Injuries aren't the only factor that make Pritchard's ultimate dream less likely to become reality though. Because of rookie scale contracts expiring and multiple young players trying to grow into the same positions the Blazers were always on the clock as far as deciding the final shape of the roster. Realistically there was never a scenario that would see all of these guys as 7th-10th year players together. Portland had a couple of golden years when everyone was young and cheap to play around in the sandbox before the judges would come around to grade the progress. The real tragedy of the injuries is that they ate those golden years. Now decision time looms and the Blazers haven't shown nearly as much as we hoped. But that doesn't push the deadline back any farther. If the Blazers want to push it they can spend maybe one more year getting things together, but one wonders whether that year can be spent bolstering the play of Rudy Fernandez and Jerryd Bayless, figuring out the balance between Batum and Webster, finding whether Dante Cunningham can be a contributor, and meshing Oden, Roy, and Aldridge...all of this at the same time. My gut tells me we're going to get to the end of next season with some of these things still unresolved. For this reason I find it plausible that some of these players will be traded before that point. That will be the end of the cake baking dream that blossomed after the Roy/Aldridge and Oden drafts. Hopefully it'll be the start of something else wonderful (and more predictably good) though.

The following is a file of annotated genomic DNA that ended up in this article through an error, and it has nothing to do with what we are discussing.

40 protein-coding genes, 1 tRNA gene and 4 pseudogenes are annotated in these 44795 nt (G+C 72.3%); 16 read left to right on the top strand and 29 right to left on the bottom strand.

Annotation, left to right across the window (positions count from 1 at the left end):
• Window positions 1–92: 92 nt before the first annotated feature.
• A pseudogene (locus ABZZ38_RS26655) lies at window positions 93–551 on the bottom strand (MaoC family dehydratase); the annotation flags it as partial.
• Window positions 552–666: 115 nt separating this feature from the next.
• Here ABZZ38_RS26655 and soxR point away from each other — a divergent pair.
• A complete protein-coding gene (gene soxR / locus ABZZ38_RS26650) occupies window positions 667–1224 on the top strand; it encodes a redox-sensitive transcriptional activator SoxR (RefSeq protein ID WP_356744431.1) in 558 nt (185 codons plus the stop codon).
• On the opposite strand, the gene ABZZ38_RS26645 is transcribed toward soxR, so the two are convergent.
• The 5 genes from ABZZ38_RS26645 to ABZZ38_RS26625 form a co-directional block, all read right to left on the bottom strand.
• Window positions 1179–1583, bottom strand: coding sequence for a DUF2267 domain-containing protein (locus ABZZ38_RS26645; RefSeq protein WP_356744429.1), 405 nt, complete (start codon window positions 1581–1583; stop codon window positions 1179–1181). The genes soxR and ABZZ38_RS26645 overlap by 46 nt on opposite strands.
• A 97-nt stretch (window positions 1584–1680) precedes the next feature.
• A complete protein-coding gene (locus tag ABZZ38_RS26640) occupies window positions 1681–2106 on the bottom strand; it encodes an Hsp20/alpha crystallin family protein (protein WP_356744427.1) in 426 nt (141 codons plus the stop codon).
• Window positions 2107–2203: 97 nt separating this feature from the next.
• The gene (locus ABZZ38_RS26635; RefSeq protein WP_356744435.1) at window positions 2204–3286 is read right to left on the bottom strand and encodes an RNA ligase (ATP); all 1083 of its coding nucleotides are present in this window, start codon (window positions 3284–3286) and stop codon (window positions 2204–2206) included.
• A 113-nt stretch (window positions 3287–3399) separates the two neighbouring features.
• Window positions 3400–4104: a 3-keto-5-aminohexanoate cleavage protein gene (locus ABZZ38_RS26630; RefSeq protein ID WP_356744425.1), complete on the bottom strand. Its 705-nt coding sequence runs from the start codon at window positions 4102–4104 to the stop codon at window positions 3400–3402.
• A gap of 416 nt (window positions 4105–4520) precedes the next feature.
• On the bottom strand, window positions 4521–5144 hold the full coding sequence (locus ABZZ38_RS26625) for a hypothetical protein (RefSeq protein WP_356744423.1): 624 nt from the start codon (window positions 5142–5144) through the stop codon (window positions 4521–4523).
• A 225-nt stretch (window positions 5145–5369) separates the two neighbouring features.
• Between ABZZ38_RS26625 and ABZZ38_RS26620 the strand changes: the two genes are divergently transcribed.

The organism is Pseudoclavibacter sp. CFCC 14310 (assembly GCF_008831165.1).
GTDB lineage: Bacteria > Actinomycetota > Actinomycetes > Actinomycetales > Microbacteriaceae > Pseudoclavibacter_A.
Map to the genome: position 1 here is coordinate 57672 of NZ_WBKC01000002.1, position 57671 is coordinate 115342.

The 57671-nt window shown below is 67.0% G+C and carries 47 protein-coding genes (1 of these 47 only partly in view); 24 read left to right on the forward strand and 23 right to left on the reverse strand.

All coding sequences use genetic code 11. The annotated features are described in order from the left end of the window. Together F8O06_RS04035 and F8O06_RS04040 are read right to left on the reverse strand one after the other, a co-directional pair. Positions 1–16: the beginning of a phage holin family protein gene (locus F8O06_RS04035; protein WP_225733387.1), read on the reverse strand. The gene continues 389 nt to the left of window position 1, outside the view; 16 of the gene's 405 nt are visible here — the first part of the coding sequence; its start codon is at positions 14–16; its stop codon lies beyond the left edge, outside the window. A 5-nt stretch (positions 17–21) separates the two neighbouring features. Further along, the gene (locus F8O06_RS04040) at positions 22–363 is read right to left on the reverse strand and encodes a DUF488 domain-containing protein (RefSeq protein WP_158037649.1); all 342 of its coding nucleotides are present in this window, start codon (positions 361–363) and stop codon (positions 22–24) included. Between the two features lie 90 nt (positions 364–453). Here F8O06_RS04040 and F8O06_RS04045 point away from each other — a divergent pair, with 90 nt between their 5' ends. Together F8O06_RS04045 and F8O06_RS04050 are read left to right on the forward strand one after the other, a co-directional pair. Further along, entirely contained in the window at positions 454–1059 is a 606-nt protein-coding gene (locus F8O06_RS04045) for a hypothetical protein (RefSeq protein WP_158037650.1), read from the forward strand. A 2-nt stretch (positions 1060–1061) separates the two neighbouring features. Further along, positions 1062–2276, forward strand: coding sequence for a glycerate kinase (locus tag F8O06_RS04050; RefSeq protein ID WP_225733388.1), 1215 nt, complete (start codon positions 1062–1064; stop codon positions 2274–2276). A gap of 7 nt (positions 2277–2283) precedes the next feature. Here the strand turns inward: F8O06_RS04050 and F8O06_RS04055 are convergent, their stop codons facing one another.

Should the Blazers consider Brandon to be injury prone, and would a feasible approach be to decrease his minutes during the regular season to 20--25 per game? With the remaining time we could placate/develop the second stringer (Rudy or Jerryd).
You can't do this with a guy who is so prominent and at the heart of the team, especially when that guy hasn't even hit his prime yet. You'd pretty much be waving a flag saying, "Brandon Roy is not going to have any kind of NBA career." I know the Spurs try that with Tim Duncan but he's 102 years old, they've played together forever, and besides they're just treading water at this point. The Blazers wouldn't adjust well at all to Roy being in and out like that and neither would Brandon. He's not the instant impact, 20 points in 20 minutes kind of guy. Besides so much of the offense keys off of him it'd be like they were playing two separate games. Portland needs a fully functional, reliable Brandon Roy or Portland needs to make a major shift in plans. Before I'd go with that limited of a schedule for Roy I'd try to trade him, seeing if another team had more hope in him and someone nifty to give in return.